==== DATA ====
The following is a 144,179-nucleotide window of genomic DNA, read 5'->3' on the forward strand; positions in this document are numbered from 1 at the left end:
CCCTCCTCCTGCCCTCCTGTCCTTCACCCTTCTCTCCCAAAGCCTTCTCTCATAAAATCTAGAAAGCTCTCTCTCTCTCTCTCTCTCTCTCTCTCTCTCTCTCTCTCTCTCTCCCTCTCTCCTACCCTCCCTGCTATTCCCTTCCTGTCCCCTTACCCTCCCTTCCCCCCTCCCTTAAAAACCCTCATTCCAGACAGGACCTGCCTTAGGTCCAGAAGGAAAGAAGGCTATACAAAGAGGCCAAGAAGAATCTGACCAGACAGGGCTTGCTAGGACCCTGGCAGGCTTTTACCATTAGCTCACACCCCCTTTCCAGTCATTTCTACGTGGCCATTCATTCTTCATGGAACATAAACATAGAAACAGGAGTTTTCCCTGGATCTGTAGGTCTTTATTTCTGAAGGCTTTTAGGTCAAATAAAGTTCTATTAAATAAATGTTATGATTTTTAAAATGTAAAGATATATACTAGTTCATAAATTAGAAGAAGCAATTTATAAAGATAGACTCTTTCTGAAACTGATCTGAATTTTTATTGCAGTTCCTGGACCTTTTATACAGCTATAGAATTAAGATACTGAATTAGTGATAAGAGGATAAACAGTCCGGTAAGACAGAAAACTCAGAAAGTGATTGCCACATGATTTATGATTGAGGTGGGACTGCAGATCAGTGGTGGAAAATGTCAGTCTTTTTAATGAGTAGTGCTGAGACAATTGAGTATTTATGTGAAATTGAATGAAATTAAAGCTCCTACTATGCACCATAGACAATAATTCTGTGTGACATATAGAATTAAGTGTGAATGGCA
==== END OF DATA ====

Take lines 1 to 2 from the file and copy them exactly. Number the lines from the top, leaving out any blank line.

The following is a 144,179-nucleotide window of genomic DNA, read 5'->3' on the forward strand; positions in this document are numbered from 1 at the left end:
CCCTCCTCCTGCCCTCCTGTCCTTCACCCTTCTCTCCCAAAGCCTTCTCTCATAAAATCTAGAAAGCTCTCTCTCTCTCTCTCTCTCTCTCTCTCTCTCTCTCTCTCTCTCTCCCTCTCTCCTACCCTCCCTGCTATTCCCTTCCTGTCCCCTTACCCTCCCTTCCCCCCTCCCTTAAAAACCCTCATTCCAGACAGGACCTGCCTTAGGTCCAGAAGGAAAGAAGGCTATACAAAGAGGCCAAGAAGAATCTGACCAGACAGGGCTTGCTAGGACCCTGGCAGGCTTTTACCATTAGCTCACACCCCCTTTCCAGTCATTTCTACGTGGCCATTCATTCTTCATGGAACATAAACATAGAAACAGGAGTTTTCCCTGGATCTGTAGGTCTTTATTTCTGAAGGCTTTTAGGTCAAATAAAGTTCTATTAAATAAATGTTATGATTTTTAAAATGTAAAGATATATACTAGTTCATAAATTAGAAGAAGCAATTTATAAAGATAGACTCTTTCTGAAACTGATCTGAATTTTTATTGCAGTTCCTGGACCTTTTATACAGCTATAGAATTAAGATACTGAATTAGTGATAAGAGGATAAACAGTCCGGTAAGACAGAAAACTCAGAAAGTGATTGCCACATGATTTATGATTGAGGTGGGACTGCAGATCAGTGGTGGAAAATGTCAGTCTTTTTAATGAGTAGTGCTGAGACAATTGAGTATTTATGTGAAATTGAATGAAATTAAAGCTCCTACTATGCACCATAGACAATAATTCTGTGTGACATATAGAATTAAGTGTGAATGGCA